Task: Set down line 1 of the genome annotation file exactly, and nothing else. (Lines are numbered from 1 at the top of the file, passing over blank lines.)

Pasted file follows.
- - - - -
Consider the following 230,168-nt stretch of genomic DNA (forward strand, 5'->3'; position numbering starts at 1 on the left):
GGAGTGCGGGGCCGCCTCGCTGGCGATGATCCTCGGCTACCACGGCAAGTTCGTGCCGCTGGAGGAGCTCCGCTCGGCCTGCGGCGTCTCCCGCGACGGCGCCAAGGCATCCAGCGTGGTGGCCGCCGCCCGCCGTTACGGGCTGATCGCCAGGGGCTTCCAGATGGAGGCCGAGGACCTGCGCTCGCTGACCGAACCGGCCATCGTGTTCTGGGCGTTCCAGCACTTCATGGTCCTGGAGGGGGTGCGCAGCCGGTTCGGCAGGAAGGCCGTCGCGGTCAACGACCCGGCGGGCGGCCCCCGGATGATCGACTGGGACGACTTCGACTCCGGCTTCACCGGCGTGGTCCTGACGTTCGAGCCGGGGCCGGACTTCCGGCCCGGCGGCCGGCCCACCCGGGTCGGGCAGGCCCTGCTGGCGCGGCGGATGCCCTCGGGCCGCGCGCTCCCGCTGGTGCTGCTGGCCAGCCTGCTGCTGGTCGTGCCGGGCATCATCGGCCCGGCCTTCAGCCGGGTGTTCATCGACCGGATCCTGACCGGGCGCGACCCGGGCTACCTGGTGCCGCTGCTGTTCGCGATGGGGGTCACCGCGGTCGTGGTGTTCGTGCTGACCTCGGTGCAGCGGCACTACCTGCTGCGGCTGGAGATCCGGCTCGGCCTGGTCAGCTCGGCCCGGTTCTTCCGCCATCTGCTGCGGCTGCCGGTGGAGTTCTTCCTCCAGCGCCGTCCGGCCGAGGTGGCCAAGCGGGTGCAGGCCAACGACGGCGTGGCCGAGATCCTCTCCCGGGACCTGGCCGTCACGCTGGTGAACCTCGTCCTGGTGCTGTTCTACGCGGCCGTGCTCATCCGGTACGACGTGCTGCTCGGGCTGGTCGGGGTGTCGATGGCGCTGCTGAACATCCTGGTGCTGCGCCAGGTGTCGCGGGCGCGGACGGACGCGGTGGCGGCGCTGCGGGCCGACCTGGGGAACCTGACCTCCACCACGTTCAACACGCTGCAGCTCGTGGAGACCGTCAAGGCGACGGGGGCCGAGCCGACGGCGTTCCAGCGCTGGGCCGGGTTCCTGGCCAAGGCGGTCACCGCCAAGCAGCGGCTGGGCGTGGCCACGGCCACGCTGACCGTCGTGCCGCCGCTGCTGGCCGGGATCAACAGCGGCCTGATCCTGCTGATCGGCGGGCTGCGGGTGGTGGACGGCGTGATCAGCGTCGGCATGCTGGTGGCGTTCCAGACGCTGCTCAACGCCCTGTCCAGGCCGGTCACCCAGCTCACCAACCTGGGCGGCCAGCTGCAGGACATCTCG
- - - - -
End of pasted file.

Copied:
Consider the following 230,168-nt stretch of genomic DNA (forward strand, 5'->3'; position numbering starts at 1 on the left):